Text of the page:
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Sia’s mom always gifts her a pink frock every birthday. When Sia demanded cargo pants, her mom lost her cool. “What!!! To look an alley cat?”

My aunt brings me high-collared tops ‘to hide my jutting shoulder bones’ and tells me to rub raw, sliced potatoes on my ‘dark’ skin.

I love my aunt. But I won’t do as she bids.

This as I love my copper-coloured skin that is close enough to Cleopatra’s. I think so at least. And my collarbones, the way they are.

Manav, our classmate, says his dad scolds him for sitting atop monkey bars instead of doing push-ups, crying when hurt and thinking a quarterback to be a person with much of his back missing.

Both Sia and I hate that colours, toys, games, books, movies and clothes set apart boys and girls.

We agonise over ‘cannot’, a word that can drain girls of their hopes.

What if girls can interrupt, argue and refute? Outstretch their arms and legs? Go with a ‘can do’ attitude?

We let these thoughts settle in our minds. Wouldn’t that be something!!!

We then make up our minds to be breakaways…throwers away of rules.

We will strain, we will stretch and we will be unpredictable.

We will do things ourselves, not have others do them for us.

Speak up, not apologise for airing our opinions.

Be indestructible as boys, not quieted within a pre-determined matrix.

Measure up, not stay stuck. Feel complete, not shuffled off.

How will this play out? We wait with bated breath to find out.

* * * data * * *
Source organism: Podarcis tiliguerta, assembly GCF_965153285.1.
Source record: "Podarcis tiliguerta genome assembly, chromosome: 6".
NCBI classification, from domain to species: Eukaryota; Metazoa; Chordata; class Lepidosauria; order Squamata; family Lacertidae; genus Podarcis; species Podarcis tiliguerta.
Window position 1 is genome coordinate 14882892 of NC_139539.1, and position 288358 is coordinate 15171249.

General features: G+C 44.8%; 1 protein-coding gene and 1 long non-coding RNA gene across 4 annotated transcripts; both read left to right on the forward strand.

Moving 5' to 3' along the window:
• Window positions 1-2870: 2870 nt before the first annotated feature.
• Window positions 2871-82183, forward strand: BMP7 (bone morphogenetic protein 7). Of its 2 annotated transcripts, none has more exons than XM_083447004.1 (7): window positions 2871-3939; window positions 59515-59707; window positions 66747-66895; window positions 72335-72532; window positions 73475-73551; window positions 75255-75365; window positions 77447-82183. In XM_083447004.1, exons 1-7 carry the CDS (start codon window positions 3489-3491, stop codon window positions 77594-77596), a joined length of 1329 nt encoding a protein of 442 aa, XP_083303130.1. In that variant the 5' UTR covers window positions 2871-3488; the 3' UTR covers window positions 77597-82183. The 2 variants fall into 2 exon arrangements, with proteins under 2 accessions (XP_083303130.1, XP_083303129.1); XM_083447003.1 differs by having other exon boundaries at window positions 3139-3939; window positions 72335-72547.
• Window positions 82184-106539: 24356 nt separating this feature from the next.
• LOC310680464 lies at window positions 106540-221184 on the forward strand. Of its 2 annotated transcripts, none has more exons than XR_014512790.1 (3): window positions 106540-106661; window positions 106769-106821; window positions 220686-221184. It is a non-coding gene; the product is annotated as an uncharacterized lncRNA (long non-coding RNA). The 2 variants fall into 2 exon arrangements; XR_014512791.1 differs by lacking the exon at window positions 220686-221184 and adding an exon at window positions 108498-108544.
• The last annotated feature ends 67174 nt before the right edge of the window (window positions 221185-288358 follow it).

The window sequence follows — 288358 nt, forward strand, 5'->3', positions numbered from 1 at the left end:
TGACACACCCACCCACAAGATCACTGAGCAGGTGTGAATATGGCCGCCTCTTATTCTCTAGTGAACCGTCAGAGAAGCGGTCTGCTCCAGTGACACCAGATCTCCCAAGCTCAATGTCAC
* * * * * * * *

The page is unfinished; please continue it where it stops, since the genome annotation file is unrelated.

Girls who took part in a recent study by the prestigious journal Science identified Sherlock Holmes, Mr. Spock and Sheldon Cooper as ‘smart’.

They did not name a single woman as ‘brilliant’.

The study showed girls to distance themselves from activities they see ‘as not for them’.

Ouch! These divisions pain Sia and me. It rattles us so.

At eleven, we decide the best way to come by answers to the vexing girl-boy divide is to go searching.

We talk to people and find no real girl-boy differences exist.

We see first-hand we shin up walls and do math better than boys in our class.

And boys create pieces of needlework far superior to our ugly patchwork.

So our clear-eyed awareness turns us into ‘we-know-it-all’ girls and ‘little miss tisn’ts!’

These are our first shouts of rebellion. No more wheedling timidity for us.

We know we will succeed in many things we try. We will fail too.

Our comfort will lie in having failed after trying, not because we did not. It will make us try harder, not give up.

Ma, who knows a thing or two about tween girls, reassures us. “Girls you can do it all and then some.”

“Pursue anything you want. What you believe is what you become. Find your own answers,” she says.

Though she is a no-frills person, she is our rock star. Our balm and buffer.

We learn in class a part of the brain called the prefrontal cortex will hardwire us to our interests at this age.

How cool is that!!! Sia announces she will be a scientist. I opt to be a geologist.

This as she dreams of test tubes with simmering liquids and I love my stones.

These are ideas lit up in our own minds… our own choices… not impositions.

We know we will make mistakes as we lollop along the way, clumsy as we both are.

We know we will change our minds, young as we are.

Our success, Sia says, will not lie in not falling. But in rising every time we fall.   

Sounds an absurd quantity of knowledge for two small souls?

Never trust the teller, trust the tale.

So why not join the dots? Test the truth yourselves?


   Oomna at 11


     Oomna at 8

Squashing ideas of bossy boots and wimps

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Living out our girlhood differently

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